McMahon Services were contracted to decommission various redundant assets within the North Yard at BHP Billiton’s (BHPB) Nelson Point Iron Ore Facility, in Port Hedland, Western Australia.
The massive decommissioning project primarily consisted of the demolition of specialised iron ore bulk handling
equipment, including; 4km of conveyor system, seven Transfer Stations, a Dust Collector, two Surge Bins, a Sample Station, two Shiploaders, a Stacker and a Bucket Wheel Reclaimer.
A number of unique factors combined to make this project particularly challenging. Located in the far North West of Western Australia meant extreme weather conditions were
encountered with temperatures often in excess of 45 degrees. As the project was in a Category 3 Cyclone passage, the ability to prepare and make safe for Cyclonic conditions within 72 hours was put to the test with the arrival of Cyclone Owyn.
Another key challenge was the sheer volume of steel structures to be demolished. Almost seven and half thousand tonnes of steel needed to be processed from the redundant assets within the client’s time frame. The majority of these structures required detailed structural engineering and risk assessments plans prior to any demolition to ensure safe operations.
Due to the nature of the site, a traditional method of demolition was eliminated, and mechanical shearing was adopted as the preferred method
of demolition. This method was favoured to reduce the need to access the plant and equipment and removed personnel from the ‘line of fire’.
Two new specialist excavators were purchased specifically for this project; a Komatsu PC850 and a Komatsu PC1250. These machines were modified at our Adelaide workshop into high reach machines (20 metres and 22 metres respectively) and were pivotal in the success of the project, providing the required reach and capacity for the elevated structures and heavy duty steelwork.
The Conveyor systems were typically demolished first, to isolate the remaining structures. Substantial lengths of conveyor were removed, ranging from low level work carried out with a 45t or 75t excavator, to high level work (up to 20 metres high), requiring lift studies and complex crane work.
In total there were seven Transfer Stations to be demolished, ranging in height from 5 metres to 18 metres. These necessitated some crane lifts to remove heavy equipment such as motors, gearboxes and heavy chutes. Through the use of the specialist high reach excavators, the structures were able to be removed by mechanical shearing.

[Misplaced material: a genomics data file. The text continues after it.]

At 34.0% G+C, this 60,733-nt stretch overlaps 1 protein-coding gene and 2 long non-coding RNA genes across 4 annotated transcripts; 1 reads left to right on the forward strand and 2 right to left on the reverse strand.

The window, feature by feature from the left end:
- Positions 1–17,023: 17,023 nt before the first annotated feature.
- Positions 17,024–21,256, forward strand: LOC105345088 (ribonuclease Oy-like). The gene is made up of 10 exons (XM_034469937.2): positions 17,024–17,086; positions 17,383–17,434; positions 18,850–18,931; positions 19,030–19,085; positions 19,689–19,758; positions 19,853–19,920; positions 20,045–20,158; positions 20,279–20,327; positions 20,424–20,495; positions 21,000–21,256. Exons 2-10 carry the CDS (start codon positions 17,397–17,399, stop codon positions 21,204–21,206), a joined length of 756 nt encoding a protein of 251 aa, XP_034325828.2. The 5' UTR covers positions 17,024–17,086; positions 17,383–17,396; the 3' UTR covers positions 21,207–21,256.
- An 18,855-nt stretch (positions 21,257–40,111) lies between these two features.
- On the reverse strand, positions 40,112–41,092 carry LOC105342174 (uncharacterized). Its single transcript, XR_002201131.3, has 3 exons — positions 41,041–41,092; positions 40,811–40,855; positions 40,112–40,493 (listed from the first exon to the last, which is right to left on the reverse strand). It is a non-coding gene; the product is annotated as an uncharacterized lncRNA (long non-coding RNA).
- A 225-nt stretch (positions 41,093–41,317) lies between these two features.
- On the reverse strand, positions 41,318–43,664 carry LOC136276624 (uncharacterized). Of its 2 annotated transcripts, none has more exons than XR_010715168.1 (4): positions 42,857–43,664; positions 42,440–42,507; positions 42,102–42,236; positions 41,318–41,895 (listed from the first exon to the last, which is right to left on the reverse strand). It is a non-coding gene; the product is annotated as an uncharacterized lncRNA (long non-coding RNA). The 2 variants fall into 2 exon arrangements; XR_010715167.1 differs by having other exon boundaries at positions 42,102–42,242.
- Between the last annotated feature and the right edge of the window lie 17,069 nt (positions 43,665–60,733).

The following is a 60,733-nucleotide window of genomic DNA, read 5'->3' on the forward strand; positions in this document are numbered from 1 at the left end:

In a few instances, the stability of the equipment was such that close access during demolition was considered unsafe, including with an excavator, and as a result explosive felling was proposed. This was the case for the Stacker and the Reclaimer, which were rail operated balance machines. Prior to the demolition, the machines were decommissioned and relocated to an area suitable for the explosive felling.
Shearing of the steelwork, following the felling, was carried out with the PC850 and PC1250 excavators. This method minimised interaction with adjacent operational activities, significantly improved safety and minimised labour time.
For all explosive felling, 3D simulation models were developed, approval was gained from the Mines Department and trial explosive cuts were carried out.
In addition to all above-ground demolition, we backfilled over 1,500m3 of sumps, and rehabilitated the site with 9,311 tonnes of river rock as a cover material, including the addition of dust suppression additives where required.
McMahon Services are continually reviewing our work practices to improve safety and efficiency, and reduce impacts on the environment. On this particular project, several of the structures within the scope were coated with Gilsomastic paint, which contains fibres of white asbestos.
The scope of work provided by the client required this steel to be disposed of to landfill. McMahon Services proposed an alternative which was to recycle the scrap steel at an overseas steel processing plant. This required approval from the Commonwealth Government under the Basel Convention, leading to a high level of management and chain of custody procedures.
An extensive sampling program was undertaken on the Gilsomastic paint system using scanning electron microscopy (SEM) coupled with energy dispersive spectroscopy (EDS) to enable a quantitative assessment of the asbestos, and in turn provide a robust procedure that allowed the scrap steel to be exported to an overseas steel processing plant as scrap steel, as opposed to asbestos waste.
The steel was reduced in size to 800mm x 600mm pieces for direct feed into the furnace without further processing, with all of the steel packed and sealed into 300 sea containers for transportation. This recycling process saved the project approximately $3 million and rated very highly on the waste management hierarchy by diverting in excess of 5,000 tonnes of material from landfill, whilst meeting required human health, environmental and regulatory standards. This was the first time this approach to Gilsomastic painted scrap steel had occurred in Australia.